By Ma. Elisa P. Osorio Updated January 30, 2009 12:00 AM
[ philstar.com ]
Investments in the country’s business process outsourcing (BPO) industry is expected to reach $60 million this year as the Philippines remains the most stable country in the Southeast Asian region, international property services firm CB Richard Ellis (CBRE) said.
“The Philippines is the most stable country in the Southeast Asian region,” CBRE chairman Rick M. Santos reiterated in a press briefing yesterday. “There are no talks of any coup and the peso has been stable over the years”.
He said the Philippines is a maverick market among countries greatly affected by the slowdown in global consumer demand.
The country has a number of industries that will insulate the economy from the global recession, specifically the BPO and tourism sectors, Santos pointed out.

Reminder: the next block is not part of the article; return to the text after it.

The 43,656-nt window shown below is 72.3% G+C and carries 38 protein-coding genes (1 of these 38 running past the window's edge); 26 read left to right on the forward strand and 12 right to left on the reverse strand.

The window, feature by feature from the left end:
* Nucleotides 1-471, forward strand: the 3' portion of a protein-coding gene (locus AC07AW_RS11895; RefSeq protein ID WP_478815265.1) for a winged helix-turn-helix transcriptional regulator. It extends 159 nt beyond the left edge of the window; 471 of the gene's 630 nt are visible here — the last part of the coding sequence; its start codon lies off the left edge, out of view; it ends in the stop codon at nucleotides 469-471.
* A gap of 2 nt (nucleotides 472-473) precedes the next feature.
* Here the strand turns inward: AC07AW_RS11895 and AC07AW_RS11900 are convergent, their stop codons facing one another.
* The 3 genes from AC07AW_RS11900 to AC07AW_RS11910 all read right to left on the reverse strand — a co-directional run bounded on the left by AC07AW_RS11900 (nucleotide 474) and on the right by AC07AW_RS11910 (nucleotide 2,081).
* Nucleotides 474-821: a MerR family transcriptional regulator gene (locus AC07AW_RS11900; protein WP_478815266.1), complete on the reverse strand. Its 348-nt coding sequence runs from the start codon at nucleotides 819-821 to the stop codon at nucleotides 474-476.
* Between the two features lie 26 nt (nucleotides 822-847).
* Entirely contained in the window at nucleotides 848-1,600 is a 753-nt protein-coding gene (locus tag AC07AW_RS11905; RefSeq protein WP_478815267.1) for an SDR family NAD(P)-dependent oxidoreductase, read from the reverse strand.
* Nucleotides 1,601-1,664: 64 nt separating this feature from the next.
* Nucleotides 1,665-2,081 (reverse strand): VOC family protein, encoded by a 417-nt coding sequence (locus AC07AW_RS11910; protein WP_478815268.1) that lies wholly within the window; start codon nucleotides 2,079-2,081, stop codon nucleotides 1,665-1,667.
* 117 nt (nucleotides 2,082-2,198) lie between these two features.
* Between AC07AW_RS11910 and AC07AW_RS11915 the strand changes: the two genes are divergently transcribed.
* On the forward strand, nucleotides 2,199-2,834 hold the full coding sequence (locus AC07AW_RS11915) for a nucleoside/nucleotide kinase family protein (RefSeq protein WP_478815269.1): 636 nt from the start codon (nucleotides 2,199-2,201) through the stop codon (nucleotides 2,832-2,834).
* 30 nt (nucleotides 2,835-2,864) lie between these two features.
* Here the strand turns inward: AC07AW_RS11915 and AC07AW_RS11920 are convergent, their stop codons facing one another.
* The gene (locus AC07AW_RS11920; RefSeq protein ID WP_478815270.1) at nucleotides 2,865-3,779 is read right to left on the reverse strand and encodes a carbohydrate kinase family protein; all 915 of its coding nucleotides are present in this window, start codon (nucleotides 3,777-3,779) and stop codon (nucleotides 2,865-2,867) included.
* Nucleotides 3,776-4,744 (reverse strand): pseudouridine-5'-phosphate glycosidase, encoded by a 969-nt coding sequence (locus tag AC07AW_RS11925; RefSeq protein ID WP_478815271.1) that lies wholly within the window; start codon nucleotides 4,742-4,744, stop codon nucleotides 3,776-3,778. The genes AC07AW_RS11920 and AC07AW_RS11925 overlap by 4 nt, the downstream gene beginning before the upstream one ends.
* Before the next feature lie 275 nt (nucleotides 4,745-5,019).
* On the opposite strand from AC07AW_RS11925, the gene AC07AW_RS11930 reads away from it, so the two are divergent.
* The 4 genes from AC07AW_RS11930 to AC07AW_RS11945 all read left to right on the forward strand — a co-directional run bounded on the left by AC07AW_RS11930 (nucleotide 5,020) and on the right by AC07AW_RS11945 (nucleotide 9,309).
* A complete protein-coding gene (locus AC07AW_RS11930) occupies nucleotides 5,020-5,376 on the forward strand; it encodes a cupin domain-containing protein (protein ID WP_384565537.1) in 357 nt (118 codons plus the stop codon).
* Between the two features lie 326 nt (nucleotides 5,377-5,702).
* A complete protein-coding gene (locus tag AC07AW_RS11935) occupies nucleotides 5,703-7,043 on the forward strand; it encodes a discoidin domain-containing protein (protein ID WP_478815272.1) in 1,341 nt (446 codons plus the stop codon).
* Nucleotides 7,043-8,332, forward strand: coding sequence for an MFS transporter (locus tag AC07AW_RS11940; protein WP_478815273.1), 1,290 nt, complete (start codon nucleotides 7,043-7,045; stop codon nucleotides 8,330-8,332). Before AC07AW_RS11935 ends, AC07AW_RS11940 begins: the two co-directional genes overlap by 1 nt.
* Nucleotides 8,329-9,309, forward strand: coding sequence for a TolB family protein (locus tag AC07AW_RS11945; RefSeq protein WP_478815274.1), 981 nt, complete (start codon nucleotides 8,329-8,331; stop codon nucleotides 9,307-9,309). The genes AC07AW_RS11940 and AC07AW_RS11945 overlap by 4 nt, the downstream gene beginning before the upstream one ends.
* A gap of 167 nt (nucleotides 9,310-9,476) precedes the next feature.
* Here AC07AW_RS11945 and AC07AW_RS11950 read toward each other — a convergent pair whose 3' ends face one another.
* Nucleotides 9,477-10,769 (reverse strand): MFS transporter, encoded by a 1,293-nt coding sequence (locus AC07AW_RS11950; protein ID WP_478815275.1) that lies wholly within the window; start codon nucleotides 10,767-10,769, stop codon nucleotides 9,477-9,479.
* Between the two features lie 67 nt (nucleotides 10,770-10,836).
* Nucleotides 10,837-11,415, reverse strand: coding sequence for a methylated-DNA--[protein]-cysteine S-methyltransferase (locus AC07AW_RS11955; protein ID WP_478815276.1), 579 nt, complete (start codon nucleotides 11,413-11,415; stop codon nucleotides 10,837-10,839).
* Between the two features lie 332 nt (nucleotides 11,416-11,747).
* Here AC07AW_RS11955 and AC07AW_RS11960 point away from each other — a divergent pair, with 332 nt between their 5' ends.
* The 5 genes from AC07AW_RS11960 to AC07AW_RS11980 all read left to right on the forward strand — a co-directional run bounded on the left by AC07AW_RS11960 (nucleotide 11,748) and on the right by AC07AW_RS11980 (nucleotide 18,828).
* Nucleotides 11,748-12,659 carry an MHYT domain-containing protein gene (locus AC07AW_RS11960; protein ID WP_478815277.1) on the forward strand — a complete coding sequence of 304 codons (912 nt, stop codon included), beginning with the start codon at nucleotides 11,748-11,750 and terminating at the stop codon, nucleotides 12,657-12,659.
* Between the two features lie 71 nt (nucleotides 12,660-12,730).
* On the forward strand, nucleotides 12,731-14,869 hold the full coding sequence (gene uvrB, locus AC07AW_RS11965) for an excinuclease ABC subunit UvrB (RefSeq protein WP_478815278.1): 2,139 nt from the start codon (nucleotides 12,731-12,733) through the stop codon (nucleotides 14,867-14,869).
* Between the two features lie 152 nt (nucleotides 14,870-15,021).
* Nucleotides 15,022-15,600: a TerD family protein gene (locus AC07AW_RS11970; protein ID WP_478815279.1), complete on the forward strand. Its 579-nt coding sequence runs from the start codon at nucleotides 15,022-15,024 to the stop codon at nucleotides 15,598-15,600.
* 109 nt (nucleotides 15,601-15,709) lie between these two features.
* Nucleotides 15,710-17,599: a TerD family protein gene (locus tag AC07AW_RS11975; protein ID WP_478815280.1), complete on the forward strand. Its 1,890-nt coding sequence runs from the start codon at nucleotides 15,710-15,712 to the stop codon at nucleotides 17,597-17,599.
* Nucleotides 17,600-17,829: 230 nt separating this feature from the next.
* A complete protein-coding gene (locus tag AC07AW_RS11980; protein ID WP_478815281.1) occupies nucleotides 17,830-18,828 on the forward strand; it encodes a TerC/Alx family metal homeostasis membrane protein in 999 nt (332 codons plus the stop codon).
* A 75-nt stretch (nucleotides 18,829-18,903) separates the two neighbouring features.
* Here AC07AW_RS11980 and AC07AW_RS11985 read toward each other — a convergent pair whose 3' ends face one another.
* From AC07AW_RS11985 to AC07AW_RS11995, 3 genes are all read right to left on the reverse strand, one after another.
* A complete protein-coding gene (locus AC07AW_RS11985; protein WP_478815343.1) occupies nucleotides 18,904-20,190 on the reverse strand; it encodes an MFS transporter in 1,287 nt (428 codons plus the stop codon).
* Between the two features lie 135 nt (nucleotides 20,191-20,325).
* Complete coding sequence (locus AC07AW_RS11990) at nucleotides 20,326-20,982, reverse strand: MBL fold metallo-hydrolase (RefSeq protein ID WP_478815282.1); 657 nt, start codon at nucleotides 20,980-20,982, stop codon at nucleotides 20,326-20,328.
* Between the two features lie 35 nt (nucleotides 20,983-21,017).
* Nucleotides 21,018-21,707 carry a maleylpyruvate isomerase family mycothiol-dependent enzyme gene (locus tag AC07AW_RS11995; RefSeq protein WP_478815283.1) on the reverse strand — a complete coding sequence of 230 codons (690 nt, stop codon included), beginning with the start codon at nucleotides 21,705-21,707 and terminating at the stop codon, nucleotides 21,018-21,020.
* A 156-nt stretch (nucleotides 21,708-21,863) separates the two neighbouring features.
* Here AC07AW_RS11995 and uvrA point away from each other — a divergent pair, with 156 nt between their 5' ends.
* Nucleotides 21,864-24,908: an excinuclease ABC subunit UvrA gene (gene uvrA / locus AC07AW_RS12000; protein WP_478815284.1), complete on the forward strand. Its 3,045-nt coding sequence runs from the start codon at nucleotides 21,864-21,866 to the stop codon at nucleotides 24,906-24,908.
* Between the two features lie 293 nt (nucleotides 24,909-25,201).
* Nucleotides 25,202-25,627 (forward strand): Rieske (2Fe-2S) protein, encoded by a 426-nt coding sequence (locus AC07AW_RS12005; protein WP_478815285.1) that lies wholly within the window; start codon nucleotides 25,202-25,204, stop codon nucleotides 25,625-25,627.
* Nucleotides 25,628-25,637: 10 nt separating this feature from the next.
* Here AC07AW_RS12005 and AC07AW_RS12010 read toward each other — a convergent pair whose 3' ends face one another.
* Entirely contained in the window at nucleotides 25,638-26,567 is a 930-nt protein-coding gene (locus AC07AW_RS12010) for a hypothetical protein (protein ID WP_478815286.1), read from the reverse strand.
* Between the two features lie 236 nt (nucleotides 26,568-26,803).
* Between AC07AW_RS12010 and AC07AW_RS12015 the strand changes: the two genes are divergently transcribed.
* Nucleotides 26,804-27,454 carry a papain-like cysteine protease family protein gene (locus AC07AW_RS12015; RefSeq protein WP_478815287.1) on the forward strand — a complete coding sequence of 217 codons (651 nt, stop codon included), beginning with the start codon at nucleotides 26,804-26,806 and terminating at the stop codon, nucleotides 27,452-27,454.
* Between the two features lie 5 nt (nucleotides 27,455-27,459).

He noted that amidst the global credit crisis, the environment of doing business in the Philippines has provided a refuge for foreign direct investors.
Likewise, he said overseas Filipino workers’ remittances, a large domestic market, and relatively low cost of doing business should be able to keep the local economy growing in 2009 en route to its original recovery plan by 2010.
Meanwhile, CBRE research and consultancy director Victor Asuncion said offshoring is expected to continue in spite US President Obama’s campaign to encourage US firms to keep jobs in the United States.
Asuncion said companies will continue to seek destinations which offer cheaper operations costs. In fact, he said he is seeing a lot of expansions of existing BPOs in the country as reflected in the high inquiries they are receiving.
Asuncion said they expect to fill the 240,000-square meter office space for BPOs. With an investment of between $1,000 to $ 1,500 per BPO seat, the estimated new investments for the sector would amount to between $40 million to $60 million.
He said they expect more technical support and back-office operations of major US firms and financial institutions to come in, given the huge 70-to 80-percent disparity in salaries.